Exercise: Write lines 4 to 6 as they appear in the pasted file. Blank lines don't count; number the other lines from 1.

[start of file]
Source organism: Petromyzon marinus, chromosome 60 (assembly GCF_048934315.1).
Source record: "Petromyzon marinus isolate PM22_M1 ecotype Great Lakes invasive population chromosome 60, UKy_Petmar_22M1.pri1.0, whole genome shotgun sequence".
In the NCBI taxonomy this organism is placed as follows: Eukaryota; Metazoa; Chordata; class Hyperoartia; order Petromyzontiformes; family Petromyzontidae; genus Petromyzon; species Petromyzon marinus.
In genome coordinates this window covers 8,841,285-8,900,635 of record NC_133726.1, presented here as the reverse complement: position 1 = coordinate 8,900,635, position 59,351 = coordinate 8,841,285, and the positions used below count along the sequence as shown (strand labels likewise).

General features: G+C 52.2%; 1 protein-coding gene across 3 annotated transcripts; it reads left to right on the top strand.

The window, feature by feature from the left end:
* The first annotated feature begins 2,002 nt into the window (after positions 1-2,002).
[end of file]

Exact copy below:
In genome coordinates this window covers 8,841,285-8,900,635 of record NC_133726.1, presented here as the reverse complement: position 1 = coordinate 8,900,635, position 59,351 = coordinate 8,841,285, and the positions used below count along the sequence as shown (strand labels likewise).

General features: G+C 52.2%; 1 protein-coding gene across 3 annotated transcripts; it reads left to right on the top strand.

The window, feature by feature from the left end: